When Disaster Strikes Your Home, Will You Be Covered?
By Ric Edelman
Answer the question posed in the above headline, and answer it now, before disaster strikes. Hurricanes, tornadoes, and forest fires have caused billions of dollars in damage to homeowners’ and renters’ properties. Do you know what your insurance policy will cover?
Say your tree crashes into a neighbor’s house. Does your policy cover the damage? If the wind blows a tree through your roof, are you protected against water damage caused by the ensuing rain? What if a river floods your home, your sewer backs up, or a forest fire destroys your house?
In each scenario, you must determine if your current insurance policy will cover the losses, and if so, to what extent. Find your policy and read the declaration page. Review the exclusion section to see what is not covered. It might be a good idea to check all this with your insurance agent.
When reviewing your coverage, consider how much is needed to replace your dwelling. Today, many policies offer only “extended replacement” policies. That means the insurance company will only replace the house up to the maximum amount of your coverage. That’s a problem if you bought your house 10 years ago for $300,000, because your policy, which you bought at the same time, probably referenced that dollar figure. But rising real estate prices means your house is likely worth twice that amount -- and thus your policy no longer is enough to let you rebuild your home after a disaster. This is especially true if you have made improvements to your home but have not told your agent.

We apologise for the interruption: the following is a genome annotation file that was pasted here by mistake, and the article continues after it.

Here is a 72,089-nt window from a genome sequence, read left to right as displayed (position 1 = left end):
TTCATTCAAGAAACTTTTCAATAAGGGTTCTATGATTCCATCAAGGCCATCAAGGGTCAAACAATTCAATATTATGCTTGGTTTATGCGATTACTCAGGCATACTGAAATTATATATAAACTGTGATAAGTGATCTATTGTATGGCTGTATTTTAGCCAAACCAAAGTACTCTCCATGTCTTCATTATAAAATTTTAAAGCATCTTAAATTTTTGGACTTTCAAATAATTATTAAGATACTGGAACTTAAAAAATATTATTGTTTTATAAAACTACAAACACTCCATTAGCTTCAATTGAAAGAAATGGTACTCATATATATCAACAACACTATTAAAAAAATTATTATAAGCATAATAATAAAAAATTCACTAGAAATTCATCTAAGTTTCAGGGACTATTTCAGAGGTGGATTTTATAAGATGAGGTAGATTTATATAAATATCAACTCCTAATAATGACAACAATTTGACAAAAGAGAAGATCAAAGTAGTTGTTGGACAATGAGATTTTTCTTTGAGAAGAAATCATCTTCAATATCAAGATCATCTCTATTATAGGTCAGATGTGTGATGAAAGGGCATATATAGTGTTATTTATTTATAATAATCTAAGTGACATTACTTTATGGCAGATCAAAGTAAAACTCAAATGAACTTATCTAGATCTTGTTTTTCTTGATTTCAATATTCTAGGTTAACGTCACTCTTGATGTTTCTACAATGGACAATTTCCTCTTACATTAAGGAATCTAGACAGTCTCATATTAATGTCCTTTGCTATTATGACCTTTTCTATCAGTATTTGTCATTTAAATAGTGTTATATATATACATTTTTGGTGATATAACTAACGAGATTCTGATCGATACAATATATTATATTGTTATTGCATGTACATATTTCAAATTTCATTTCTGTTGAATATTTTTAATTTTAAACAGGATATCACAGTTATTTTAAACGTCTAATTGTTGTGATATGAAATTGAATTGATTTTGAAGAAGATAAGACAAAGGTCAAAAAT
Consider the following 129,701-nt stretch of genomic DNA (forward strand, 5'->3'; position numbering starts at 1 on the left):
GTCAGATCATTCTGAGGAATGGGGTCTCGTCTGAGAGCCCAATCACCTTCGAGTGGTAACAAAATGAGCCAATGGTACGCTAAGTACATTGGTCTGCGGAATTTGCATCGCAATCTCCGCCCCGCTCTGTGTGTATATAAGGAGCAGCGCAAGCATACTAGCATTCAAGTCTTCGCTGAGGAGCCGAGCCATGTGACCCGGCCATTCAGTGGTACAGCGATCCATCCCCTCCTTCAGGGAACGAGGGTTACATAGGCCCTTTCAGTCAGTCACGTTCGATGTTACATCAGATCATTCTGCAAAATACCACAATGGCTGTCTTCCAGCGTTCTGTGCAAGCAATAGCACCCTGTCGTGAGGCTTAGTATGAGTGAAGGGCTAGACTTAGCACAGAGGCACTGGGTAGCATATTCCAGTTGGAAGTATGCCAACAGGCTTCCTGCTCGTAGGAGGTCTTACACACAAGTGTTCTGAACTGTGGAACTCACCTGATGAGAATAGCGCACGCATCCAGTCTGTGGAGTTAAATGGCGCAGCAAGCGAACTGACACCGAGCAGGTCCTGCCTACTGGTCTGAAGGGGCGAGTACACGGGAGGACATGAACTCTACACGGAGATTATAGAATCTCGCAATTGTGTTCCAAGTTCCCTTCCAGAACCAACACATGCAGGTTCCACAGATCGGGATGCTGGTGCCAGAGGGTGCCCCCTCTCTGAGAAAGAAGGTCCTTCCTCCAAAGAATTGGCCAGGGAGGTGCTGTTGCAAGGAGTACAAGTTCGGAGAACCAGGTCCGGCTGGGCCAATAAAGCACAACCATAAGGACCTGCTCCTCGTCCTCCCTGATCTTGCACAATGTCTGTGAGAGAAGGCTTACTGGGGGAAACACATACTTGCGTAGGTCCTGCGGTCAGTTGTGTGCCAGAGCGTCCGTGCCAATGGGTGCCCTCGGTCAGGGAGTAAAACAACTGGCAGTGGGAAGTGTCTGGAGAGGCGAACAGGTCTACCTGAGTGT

Most policies cover losses caused by fire, regardless of the reason, including a forest fire, electrical fire, or arson (unless you did it!). Your house and its contents probably are also covered against water damage from an overflowing bath tub, washing machine, water heater, dishwasher, or frozen pipe. But your house is not covered against flood damage unless you purchase flood insurance from the federal government. Call the feds at 1-800-323-8603.
There’s a big difference between flood and water damage. Water that does damage before it comes in contact with the ground is “water damage” and usually covered. Water that touches the earth before coming in contact with what you own is “flood damage” and is usually not covered.
For example, it’s considered a flood if your house and its contents are damaged because ground water from a heavy rain seeps in. However, damage from a heavy rain that leaks in through walls and ceilings is often covered. Note that damage from a sewer back-up usually is not covered, so if this worries you, buy special coverage.
Insurance companies hate water damage claims, and filing one could cause your policy to be cancelled. Also, it could give you problems when selling your home, for prospective buyers might not be able to get coverage. Insurance companies share information about houses via CLUE, the Comprehensive Loss Underwriting Exchange, which keeps records of insurance claims. Even one water damage claim could cause your house to be labeled “uninsurable” for up to five years.
Terrorism may be covered, but acts of war are not. Would your insurance company regard a terrorist event to be an act of war?
Earthquake coverage is not part of a standard policy, so you must buy special coverage. These clauses feature large deductibles and hefty premiums. Ditto for wind and hail coverage for those who live in hurricane areas.
Although your policy probably provides “replacement cost” coverage for personal items, that works only if you can prove what you owned. Make a video of your personal items and keep receipts showing what you paid. Copy the video and keep it and the receipts off-site or in a home safe rated at least UL-150.
Most policies limit coverage for such personal items as jewelry, electronic equipment, recreation equipment, and collections. Get such items appraised, and add a rider to your policy to cover them.
Your homeowner’s policy does provide medical coverage, but only for guests, not family members.